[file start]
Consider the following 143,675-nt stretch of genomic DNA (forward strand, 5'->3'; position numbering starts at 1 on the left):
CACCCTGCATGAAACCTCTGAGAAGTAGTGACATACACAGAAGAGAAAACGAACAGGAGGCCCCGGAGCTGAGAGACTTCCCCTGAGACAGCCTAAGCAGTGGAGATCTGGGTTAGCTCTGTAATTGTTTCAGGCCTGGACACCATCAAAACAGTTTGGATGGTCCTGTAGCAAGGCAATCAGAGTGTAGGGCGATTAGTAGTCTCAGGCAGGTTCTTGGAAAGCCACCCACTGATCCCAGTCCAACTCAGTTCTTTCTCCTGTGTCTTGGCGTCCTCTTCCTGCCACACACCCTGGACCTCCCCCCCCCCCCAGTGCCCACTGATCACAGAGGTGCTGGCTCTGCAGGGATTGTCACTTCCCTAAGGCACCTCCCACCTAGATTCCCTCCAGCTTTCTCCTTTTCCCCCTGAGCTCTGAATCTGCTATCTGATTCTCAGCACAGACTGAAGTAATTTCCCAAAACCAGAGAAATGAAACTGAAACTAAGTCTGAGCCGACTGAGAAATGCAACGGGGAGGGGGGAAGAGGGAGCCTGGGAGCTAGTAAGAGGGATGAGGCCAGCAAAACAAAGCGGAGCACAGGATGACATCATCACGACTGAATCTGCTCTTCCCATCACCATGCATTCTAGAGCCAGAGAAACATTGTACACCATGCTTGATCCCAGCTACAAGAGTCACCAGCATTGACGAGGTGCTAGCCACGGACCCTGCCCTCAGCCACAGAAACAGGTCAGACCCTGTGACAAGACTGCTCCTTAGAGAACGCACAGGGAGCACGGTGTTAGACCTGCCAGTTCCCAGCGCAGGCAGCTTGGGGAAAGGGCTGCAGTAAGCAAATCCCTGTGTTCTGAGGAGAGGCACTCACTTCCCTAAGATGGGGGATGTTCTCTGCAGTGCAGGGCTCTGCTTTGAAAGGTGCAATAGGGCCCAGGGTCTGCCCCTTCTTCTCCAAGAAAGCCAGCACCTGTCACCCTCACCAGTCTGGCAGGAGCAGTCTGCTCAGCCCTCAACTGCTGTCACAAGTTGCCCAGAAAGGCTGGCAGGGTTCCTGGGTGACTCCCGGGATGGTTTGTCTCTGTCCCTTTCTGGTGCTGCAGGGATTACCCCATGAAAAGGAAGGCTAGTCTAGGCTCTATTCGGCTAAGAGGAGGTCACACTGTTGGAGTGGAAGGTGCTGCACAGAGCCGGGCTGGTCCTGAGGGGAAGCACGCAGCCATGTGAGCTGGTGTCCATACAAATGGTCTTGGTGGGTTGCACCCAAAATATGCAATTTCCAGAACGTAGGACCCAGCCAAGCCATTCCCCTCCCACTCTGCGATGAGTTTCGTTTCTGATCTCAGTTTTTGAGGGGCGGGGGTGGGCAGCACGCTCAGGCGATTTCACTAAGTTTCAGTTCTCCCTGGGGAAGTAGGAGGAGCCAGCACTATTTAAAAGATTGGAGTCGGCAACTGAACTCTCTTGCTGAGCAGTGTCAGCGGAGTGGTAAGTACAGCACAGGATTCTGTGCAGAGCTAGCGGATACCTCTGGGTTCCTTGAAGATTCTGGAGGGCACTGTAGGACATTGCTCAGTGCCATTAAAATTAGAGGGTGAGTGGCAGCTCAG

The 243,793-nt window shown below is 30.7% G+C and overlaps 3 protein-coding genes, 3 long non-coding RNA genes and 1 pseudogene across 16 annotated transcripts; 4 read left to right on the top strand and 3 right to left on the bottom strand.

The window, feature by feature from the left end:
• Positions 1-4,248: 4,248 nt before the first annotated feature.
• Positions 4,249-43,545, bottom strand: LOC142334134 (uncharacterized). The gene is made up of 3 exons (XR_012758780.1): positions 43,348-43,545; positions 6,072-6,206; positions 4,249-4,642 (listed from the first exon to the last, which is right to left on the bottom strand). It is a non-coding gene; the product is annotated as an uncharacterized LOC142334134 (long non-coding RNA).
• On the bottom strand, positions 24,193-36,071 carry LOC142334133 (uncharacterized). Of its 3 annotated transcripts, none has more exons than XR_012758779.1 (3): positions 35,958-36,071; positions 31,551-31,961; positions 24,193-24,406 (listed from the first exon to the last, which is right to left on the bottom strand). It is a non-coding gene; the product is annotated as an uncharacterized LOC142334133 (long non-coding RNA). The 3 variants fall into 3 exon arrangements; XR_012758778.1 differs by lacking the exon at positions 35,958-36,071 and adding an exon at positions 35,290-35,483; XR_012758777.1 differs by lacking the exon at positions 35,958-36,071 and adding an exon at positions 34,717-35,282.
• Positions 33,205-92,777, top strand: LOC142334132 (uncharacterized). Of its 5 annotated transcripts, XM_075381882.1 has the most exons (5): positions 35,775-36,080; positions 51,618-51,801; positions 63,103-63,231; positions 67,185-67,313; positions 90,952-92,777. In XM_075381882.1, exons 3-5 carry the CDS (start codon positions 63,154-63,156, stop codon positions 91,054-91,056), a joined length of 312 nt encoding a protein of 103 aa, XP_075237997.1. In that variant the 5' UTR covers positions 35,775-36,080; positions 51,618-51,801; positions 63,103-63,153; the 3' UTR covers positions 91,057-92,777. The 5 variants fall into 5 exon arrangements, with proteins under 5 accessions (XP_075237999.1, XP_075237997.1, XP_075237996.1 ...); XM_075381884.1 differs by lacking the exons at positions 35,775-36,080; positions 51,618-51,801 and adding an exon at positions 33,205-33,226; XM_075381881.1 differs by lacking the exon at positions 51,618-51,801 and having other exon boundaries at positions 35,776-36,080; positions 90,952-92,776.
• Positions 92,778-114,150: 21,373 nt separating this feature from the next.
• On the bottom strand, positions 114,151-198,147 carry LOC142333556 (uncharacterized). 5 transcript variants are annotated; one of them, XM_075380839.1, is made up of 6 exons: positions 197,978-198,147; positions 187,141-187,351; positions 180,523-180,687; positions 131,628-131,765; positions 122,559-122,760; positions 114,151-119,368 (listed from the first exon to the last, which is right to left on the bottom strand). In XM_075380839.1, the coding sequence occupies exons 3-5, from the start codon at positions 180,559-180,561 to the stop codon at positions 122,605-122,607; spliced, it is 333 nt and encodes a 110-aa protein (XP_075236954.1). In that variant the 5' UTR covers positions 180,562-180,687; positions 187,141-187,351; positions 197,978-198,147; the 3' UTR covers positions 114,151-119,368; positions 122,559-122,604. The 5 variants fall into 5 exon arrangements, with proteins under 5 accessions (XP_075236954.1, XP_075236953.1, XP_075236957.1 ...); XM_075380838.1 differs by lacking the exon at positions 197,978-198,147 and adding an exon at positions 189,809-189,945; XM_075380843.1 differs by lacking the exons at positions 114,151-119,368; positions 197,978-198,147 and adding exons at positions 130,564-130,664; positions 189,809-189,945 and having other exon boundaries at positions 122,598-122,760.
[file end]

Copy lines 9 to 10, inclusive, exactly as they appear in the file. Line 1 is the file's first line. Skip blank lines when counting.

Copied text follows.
• Positions 92,778-114,150: 21,373 nt separating this feature from the next.
• On the bottom strand, positions 114,151-198,147 carry LOC142333556 (uncharacterized). 5 transcript variants are annotated; one of them, XM_075380839.1, is made up of 6 exons: positions 197,978-198,147; positions 187,141-187,351; positions 180,523-180,687; positions 131,628-131,765; positions 122,559-122,760; positions 114,151-119,368 (listed from the first exon to the last, which is right to left on the bottom strand). In XM_075380839.1, the coding sequence occupies exons 3-5, from the start codon at positions 180,559-180,561 to the stop codon at positions 122,605-122,607; spliced, it is 333 nt and encodes a 110-aa protein (XP_075236954.1). In that variant the 5' UTR covers positions 180,562-180,687; positions 187,141-187,351; positions 197,978-198,147; the 3' UTR covers positions 114,151-119,368; positions 122,559-122,604. The 5 variants fall into 5 exon arrangements, with proteins under 5 accessions (XP_075236954.1, XP_075236953.1, XP_075236957.1 ...); XM_075380838.1 differs by lacking the exon at positions 197,978-198,147 and adding an exon at positions 189,809-189,945; XM_075380843.1 differs by lacking the exons at positions 114,151-119,368; positions 197,978-198,147 and adding exons at positions 130,564-130,664; positions 189,809-189,945 and having other exon boundaries at positions 122,598-122,760.